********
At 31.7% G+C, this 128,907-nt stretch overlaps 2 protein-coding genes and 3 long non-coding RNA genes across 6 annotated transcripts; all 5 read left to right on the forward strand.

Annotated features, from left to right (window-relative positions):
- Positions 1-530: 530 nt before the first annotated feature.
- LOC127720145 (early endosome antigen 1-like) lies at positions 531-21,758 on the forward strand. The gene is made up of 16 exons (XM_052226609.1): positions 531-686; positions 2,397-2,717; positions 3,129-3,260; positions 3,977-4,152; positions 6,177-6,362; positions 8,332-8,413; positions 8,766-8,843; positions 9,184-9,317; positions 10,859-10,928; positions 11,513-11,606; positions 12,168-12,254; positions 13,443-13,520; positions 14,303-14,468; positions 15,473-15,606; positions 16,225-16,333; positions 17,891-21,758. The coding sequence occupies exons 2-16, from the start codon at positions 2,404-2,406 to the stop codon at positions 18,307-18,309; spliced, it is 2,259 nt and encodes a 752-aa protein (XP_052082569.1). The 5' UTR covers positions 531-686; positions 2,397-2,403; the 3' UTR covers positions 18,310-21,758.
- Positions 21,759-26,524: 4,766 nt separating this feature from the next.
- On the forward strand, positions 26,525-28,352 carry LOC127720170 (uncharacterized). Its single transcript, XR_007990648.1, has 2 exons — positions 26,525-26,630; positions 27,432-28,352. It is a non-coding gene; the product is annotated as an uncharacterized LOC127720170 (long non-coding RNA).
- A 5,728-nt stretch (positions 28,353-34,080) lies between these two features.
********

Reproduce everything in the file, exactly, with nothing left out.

At 31.7% G+C, this 128,907-nt stretch overlaps 2 protein-coding genes and 3 long non-coding RNA genes across 6 annotated transcripts; all 5 read left to right on the forward strand.

Annotated features, from left to right (window-relative positions):
- Positions 1-530: 530 nt before the first annotated feature.
- LOC127720145 (early endosome antigen 1-like) lies at positions 531-21,758 on the forward strand. The gene is made up of 16 exons (XM_052226609.1): positions 531-686; positions 2,397-2,717; positions 3,129-3,260; positions 3,977-4,152; positions 6,177-6,362; positions 8,332-8,413; positions 8,766-8,843; positions 9,184-9,317; positions 10,859-10,928; positions 11,513-11,606; positions 12,168-12,254; positions 13,443-13,520; positions 14,303-14,468; positions 15,473-15,606; positions 16,225-16,333; positions 17,891-21,758. The coding sequence occupies exons 2-16, from the start codon at positions 2,404-2,406 to the stop codon at positions 18,307-18,309; spliced, it is 2,259 nt and encodes a 752-aa protein (XP_052082569.1). The 5' UTR covers positions 531-686; positions 2,397-2,403; the 3' UTR covers positions 18,310-21,758.
- Positions 21,759-26,524: 4,766 nt separating this feature from the next.
- On the forward strand, positions 26,525-28,352 carry LOC127720170 (uncharacterized). Its single transcript, XR_007990648.1, has 2 exons — positions 26,525-26,630; positions 27,432-28,352. It is a non-coding gene; the product is annotated as an uncharacterized LOC127720170 (long non-coding RNA).
- A 5,728-nt stretch (positions 28,353-34,080) lies between these two features.